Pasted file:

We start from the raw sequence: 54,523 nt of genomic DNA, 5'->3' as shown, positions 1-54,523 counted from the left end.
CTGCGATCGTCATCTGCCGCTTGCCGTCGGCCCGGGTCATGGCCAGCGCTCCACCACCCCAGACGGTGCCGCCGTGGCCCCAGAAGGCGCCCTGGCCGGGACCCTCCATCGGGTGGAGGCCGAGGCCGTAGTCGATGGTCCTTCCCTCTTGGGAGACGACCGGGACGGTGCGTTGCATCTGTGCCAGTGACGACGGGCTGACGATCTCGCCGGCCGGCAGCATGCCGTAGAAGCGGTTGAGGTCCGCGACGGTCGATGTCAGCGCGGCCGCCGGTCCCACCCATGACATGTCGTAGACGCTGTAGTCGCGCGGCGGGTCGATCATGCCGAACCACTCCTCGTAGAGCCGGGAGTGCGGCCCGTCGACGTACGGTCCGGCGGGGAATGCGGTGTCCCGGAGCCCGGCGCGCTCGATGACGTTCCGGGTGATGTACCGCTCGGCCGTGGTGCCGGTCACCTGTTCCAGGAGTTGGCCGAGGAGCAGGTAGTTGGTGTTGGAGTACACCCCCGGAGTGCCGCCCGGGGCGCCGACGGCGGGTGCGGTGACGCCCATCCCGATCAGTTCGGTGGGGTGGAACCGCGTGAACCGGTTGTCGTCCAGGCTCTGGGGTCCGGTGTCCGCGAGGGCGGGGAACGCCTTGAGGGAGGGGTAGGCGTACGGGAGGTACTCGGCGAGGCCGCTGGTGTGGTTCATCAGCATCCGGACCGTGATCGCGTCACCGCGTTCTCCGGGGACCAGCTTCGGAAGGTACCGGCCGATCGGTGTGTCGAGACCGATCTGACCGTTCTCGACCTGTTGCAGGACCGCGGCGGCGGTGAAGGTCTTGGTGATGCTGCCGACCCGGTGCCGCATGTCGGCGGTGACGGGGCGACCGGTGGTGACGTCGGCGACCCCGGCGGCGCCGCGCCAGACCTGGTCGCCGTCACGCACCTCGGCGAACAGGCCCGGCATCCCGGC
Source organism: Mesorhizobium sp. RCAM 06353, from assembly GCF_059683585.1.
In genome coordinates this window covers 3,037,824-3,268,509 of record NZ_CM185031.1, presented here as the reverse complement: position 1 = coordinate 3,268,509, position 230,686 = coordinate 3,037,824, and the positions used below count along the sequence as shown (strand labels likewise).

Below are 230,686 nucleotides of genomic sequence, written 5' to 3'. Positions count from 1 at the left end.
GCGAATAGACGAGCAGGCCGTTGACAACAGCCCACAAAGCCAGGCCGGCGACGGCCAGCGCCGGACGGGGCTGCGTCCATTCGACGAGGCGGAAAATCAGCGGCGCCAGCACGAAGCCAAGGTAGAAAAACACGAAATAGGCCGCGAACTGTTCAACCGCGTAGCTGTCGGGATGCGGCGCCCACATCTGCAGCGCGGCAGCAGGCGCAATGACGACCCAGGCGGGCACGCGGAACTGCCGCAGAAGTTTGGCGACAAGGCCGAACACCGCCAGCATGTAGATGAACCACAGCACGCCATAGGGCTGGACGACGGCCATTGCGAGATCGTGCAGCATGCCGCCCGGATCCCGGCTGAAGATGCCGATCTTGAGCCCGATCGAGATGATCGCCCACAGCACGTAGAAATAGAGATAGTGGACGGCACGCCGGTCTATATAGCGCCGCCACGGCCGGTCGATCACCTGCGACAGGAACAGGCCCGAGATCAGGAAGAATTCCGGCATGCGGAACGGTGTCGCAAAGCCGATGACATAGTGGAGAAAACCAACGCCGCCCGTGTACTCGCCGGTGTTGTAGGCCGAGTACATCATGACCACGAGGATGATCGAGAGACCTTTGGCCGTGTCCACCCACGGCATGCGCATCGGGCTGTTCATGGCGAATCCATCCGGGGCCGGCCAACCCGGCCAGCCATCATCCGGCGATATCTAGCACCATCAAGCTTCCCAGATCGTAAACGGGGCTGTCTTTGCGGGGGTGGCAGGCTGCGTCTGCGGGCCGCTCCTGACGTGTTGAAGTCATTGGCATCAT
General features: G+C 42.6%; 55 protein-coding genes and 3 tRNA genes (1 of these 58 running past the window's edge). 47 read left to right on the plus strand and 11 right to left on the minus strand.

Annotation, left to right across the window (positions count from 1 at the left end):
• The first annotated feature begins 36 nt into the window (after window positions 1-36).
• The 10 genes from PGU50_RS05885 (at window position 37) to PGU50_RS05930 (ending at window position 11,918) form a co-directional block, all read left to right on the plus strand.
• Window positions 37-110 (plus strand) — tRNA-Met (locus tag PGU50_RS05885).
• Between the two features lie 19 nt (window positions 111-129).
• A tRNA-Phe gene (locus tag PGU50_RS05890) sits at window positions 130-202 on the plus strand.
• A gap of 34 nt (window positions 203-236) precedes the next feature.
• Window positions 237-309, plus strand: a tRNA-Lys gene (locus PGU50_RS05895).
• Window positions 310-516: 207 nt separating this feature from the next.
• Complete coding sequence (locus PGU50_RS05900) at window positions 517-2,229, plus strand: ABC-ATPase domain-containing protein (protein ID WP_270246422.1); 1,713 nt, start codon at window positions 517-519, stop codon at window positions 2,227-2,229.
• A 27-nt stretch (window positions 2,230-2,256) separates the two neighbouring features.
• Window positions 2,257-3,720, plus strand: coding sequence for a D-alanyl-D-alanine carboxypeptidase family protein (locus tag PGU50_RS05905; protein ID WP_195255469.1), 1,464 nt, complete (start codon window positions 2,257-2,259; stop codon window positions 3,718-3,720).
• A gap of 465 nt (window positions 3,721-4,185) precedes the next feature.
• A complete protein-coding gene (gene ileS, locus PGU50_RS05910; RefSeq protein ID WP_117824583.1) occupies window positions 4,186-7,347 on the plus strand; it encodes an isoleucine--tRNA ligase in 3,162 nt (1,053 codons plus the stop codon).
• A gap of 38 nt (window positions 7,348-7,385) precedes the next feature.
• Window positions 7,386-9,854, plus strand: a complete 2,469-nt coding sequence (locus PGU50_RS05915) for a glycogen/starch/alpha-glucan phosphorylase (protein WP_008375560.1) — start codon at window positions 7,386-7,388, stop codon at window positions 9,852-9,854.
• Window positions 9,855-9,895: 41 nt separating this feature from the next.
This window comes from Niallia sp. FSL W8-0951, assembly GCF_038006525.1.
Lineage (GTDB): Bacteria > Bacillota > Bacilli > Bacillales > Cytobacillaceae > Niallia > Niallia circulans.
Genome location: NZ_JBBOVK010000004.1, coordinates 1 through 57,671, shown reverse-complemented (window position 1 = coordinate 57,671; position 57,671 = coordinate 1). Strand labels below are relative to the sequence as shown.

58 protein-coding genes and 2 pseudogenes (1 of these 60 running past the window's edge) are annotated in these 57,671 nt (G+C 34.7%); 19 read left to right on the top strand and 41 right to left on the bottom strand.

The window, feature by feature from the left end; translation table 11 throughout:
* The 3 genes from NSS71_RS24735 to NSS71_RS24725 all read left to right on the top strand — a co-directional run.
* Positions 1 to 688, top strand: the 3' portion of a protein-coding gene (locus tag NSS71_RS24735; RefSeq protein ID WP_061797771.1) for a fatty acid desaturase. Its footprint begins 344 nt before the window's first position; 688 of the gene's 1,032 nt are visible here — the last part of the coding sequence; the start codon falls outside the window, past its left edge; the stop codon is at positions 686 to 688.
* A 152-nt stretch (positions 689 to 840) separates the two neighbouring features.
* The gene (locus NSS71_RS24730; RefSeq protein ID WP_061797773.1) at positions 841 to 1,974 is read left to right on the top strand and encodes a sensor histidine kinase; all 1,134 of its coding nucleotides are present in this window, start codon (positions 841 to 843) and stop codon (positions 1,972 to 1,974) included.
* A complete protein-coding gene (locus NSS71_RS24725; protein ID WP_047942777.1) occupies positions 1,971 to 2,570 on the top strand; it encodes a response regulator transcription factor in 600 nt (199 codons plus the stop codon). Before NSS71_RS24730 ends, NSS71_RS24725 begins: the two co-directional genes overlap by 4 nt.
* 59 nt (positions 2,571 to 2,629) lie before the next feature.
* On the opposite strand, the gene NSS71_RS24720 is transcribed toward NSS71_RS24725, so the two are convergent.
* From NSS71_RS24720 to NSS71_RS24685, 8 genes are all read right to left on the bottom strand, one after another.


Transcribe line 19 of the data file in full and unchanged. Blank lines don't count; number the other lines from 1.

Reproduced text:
• Window positions 2,257-3,720, plus strand: coding sequence for a D-alanyl-D-alanine carboxypeptidase family protein (locus tag PGU50_RS05905; protein ID WP_195255469.1), 1,464 nt, complete (start codon window positions 2,257-2,259; stop codon window positions 3,718-3,720).